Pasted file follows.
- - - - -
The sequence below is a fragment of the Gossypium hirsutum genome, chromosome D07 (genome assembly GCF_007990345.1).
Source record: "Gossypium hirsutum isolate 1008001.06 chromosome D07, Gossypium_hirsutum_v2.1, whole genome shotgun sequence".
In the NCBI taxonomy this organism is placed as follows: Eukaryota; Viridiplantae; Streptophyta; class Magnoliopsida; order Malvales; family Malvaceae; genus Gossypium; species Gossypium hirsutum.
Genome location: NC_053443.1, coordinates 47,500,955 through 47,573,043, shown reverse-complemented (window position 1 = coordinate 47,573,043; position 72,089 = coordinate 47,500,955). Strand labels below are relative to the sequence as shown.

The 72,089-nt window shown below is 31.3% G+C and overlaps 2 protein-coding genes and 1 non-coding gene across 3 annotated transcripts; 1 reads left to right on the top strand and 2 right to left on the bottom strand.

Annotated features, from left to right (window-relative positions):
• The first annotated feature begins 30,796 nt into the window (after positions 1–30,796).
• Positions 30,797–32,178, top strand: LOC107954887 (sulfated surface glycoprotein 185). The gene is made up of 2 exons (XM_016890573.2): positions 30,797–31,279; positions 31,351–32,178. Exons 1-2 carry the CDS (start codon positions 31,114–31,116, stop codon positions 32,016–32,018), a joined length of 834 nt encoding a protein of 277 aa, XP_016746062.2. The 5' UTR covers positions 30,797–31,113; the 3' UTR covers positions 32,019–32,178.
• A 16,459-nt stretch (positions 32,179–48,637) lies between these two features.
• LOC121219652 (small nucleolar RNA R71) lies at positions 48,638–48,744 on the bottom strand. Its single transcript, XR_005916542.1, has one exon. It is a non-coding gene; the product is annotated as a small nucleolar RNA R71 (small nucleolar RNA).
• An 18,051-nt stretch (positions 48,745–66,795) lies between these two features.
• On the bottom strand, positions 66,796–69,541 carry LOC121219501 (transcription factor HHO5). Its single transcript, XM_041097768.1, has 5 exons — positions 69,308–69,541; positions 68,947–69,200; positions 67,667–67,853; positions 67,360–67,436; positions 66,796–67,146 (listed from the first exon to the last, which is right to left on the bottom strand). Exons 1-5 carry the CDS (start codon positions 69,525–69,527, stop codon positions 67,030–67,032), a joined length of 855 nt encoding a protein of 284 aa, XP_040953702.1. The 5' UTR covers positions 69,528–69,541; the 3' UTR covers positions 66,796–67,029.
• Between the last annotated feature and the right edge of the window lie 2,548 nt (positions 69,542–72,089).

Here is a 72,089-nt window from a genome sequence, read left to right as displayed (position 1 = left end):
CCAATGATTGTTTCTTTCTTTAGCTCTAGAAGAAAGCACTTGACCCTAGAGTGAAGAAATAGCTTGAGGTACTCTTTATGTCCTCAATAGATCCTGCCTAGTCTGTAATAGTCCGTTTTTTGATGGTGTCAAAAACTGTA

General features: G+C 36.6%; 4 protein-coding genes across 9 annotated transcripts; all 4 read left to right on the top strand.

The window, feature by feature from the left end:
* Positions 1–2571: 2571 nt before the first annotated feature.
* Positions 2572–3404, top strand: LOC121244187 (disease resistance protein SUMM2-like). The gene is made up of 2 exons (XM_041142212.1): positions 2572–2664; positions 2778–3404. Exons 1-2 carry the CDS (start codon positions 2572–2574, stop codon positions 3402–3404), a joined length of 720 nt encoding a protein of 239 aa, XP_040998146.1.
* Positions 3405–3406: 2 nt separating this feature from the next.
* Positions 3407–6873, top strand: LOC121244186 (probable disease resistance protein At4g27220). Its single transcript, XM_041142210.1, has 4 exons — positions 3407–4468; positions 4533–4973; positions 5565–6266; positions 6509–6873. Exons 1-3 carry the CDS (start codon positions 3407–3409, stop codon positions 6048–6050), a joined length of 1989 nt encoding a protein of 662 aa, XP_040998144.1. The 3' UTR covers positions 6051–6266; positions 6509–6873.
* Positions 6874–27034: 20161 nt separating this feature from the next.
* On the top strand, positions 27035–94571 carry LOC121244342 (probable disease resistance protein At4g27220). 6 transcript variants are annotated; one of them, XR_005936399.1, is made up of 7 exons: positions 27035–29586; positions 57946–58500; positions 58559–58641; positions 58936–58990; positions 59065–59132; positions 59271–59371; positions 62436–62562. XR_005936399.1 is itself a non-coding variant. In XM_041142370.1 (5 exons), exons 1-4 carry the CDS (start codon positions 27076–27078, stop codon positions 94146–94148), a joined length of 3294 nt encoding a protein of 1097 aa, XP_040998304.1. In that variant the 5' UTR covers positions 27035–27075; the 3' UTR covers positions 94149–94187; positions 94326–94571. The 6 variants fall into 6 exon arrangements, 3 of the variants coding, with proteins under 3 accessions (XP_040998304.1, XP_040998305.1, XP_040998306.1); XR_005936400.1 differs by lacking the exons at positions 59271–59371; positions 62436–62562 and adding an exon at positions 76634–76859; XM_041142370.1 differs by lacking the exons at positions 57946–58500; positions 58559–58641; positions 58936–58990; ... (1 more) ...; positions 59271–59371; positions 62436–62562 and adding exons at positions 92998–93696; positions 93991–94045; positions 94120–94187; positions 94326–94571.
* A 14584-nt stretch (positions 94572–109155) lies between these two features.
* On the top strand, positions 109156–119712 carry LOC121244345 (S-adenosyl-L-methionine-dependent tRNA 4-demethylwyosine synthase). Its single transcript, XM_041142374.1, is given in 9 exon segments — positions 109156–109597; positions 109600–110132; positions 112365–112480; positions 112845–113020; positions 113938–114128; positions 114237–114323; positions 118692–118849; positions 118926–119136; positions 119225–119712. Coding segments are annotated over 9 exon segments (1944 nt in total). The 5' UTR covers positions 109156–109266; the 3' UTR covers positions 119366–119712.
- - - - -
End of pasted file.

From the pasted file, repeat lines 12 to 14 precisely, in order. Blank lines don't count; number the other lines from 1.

• On the bottom strand, positions 66,796–69,541 carry LOC121219501 (transcription factor HHO5). Its single transcript, XM_041097768.1, has 5 exons — positions 69,308–69,541; positions 68,947–69,200; positions 67,667–67,853; positions 67,360–67,436; positions 66,796–67,146 (listed from the first exon to the last, which is right to left on the bottom strand). Exons 1-5 carry the CDS (start codon positions 69,525–69,527, stop codon positions 67,030–67,032), a joined length of 855 nt encoding a protein of 284 aa, XP_040953702.1. The 5' UTR covers positions 69,528–69,541; the 3' UTR covers positions 66,796–67,029.
• Between the last annotated feature and the right edge of the window lie 2,548 nt (positions 69,542–72,089).

Here is a 72,089-nt window from a genome sequence, read left to right as displayed (position 1 = left end):